"We're going to make General a better place to work for people who want some satisfaction out of their jobs," Thomas told me. "And as for the dead weight--the Civil Service Commission has yet to turn us down on a request for dismissal of an employee."
The human element in any business is a major one.
If General Hospital can whip some enthusiasm into its personnel, the problem should be well on its way to [being] solved.
In case you have never seen one, this car was called a Studebaker. This model was the Silver Hawk.
Studebaker's West Coast assembly plant was at 4530 Loma Vista Ave. in Vernon. The factory resumed postwar auto manufacturing Oct. 18, 1946. The plant closed indefinitely June 8, 1956. It was producing 64 cars a day.
The site was later occupied by St. Regis Paper.
Here's what I heard from Ben Eckart, one of the collectors who has posted a photo of an En-Ar-Co bucket on his website:
Sept. 6, 1957
Kindly, mild-mannered and quiet, The Traveler, 51, was the last person anyone would suspect of a crime. He seemed more like a Sunday school teacher, which he had been, or perhaps an itinerant newsman. In fact, he had worked at newspapers throughout the West, including jobs as a reporter, rewrite man and copy editor in Oklahoma City and Salt Lake City.
But beneath that disarming facade, The Traveler was a bitter, vindictive man. Wrongly accused of writing a bad check in 1942, "he determined to revenge himself by becoming a forger," The Times said. For the next 15 years, The Traveler crisscrossed the nation, writing half a million dollars in bad checks in nearly every state before being arrested in Middleburg Heights, Ohio.
"Why, he didn't look like he had that much intelligence," Fay Branch told detectives. "I thought he was a real nice guy but a complete failure in life."
Being nondescript worked to The Traveler's advantage and he used a simple but effective method: He always stayed 20 miles from where he committed his crimes and earned a victim's trust by paying cash for a few minor items before making a larger purchase with a bad check for $65 to $85 ($465.74-$609.05 USD 2006).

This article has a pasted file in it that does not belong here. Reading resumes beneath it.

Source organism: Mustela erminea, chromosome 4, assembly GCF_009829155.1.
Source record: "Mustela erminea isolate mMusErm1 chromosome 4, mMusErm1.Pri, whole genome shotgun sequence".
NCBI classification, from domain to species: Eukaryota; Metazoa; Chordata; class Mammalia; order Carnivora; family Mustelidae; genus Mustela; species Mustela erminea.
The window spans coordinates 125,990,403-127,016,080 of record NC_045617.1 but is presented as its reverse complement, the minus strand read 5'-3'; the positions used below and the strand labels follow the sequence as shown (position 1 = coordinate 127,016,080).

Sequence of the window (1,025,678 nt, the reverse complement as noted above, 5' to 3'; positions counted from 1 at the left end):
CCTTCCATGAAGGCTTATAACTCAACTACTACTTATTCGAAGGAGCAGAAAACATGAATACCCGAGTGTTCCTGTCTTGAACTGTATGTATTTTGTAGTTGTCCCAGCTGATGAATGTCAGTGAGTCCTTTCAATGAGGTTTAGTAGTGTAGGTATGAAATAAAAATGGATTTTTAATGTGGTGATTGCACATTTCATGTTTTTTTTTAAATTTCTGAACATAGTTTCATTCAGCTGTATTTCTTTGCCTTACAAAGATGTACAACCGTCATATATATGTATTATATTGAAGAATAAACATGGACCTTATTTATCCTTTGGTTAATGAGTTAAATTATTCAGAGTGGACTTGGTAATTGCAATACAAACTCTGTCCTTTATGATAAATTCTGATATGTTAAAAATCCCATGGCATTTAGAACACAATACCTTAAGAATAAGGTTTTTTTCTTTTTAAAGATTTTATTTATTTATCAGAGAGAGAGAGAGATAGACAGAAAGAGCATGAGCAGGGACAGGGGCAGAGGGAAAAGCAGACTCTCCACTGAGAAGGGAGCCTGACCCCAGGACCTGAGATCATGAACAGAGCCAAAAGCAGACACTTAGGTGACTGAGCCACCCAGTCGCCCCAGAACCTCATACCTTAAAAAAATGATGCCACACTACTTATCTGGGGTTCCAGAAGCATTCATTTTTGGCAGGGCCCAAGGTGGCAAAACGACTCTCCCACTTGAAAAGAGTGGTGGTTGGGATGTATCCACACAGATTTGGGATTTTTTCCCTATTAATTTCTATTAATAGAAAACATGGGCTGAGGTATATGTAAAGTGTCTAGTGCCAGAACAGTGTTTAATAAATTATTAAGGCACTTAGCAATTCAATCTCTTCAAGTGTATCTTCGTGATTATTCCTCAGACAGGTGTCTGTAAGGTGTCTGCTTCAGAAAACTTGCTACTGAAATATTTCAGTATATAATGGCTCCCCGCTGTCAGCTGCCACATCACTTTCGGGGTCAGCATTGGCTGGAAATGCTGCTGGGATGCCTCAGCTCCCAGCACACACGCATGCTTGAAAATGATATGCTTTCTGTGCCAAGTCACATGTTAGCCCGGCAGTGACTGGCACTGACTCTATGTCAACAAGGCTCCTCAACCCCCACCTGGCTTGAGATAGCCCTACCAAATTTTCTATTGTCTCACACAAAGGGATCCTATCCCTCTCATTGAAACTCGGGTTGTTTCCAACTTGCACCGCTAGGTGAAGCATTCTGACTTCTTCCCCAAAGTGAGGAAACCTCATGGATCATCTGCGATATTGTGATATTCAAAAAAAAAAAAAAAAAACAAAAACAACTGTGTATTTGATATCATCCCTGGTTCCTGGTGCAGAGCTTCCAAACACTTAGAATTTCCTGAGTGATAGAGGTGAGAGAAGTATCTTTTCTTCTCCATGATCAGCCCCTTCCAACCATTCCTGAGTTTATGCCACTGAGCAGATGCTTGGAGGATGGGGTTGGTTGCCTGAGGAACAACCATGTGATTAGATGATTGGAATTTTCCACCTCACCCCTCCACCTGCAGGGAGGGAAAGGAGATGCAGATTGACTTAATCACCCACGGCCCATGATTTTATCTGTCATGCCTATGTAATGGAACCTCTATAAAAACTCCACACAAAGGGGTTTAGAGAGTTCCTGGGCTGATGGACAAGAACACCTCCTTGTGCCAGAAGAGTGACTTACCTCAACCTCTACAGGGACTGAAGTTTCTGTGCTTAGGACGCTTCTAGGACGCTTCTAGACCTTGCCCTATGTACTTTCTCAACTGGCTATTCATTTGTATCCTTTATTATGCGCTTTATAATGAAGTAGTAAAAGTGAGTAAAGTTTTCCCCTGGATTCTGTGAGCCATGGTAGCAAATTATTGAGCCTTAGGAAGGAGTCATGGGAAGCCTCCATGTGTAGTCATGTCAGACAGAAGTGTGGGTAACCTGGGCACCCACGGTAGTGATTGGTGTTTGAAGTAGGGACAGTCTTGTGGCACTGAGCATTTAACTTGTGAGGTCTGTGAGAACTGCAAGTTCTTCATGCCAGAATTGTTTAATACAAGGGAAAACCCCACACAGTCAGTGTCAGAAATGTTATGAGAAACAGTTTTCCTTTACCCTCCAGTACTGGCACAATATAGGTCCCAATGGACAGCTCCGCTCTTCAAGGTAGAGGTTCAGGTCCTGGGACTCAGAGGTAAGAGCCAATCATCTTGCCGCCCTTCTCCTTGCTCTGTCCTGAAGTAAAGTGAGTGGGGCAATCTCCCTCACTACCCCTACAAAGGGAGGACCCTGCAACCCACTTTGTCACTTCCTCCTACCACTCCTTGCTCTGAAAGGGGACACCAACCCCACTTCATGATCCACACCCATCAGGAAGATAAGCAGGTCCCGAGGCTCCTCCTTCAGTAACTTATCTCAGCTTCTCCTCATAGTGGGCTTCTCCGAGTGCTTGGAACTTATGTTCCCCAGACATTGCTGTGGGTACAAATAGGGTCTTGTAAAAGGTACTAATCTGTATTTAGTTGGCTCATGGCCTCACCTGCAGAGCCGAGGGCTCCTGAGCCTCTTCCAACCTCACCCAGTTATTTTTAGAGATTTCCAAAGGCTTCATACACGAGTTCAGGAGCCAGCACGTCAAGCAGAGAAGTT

A success at crime, The Traveler was hopeless in the business world. At times, he tried to go straight and ran a hamburger stand and prospected for uranium, but when those efforts failed, he returned to easy money. "I was well aware of what I was doing, but it was a conflict between my conscience and expediency," he said.
"I wasn't particularly smart. It was just that merchants are so careless. Los Angeles and the San Fernando Valley are among the toughest places in the country to cash phony checks. Cooperation between police and merchants is very close," he said.
The Traveler perhaps got careless in Oregon, where Lane County sheriff's investigators noticed him staying in a motel about the time a number of bad checks were reported. Oregon investigators sent his license plate number to the LAPD for further inquiry.
Although The Traveler wasn't home, information led Sgt. D.R. Sheldon of the Valley Division to The Traveler's storage sheds in Sylmar. In a cache that eventually measured 6 feet high, 6 feet wide and 100 feet long, police found photo equipment, canned good, appliances, record albums, electric guitars and scores of road maps, The Times said, along with a copy of "How to Use Your Imagination to Make Money." The LAPD also found information indicating that The Traveler was in Ohio.
The Traveler was convicted in Los Angeles and sentenced to one to 14 years in prison. Although he used 350 aliases, police said, his real name was Charles Robert Speedie.
We don't know what happened after that. The Social Security Death Index shows that Speedie died June 4, 1988, in Jessup, Ga. But I wonder: Did he retire or was he at the federal prison there?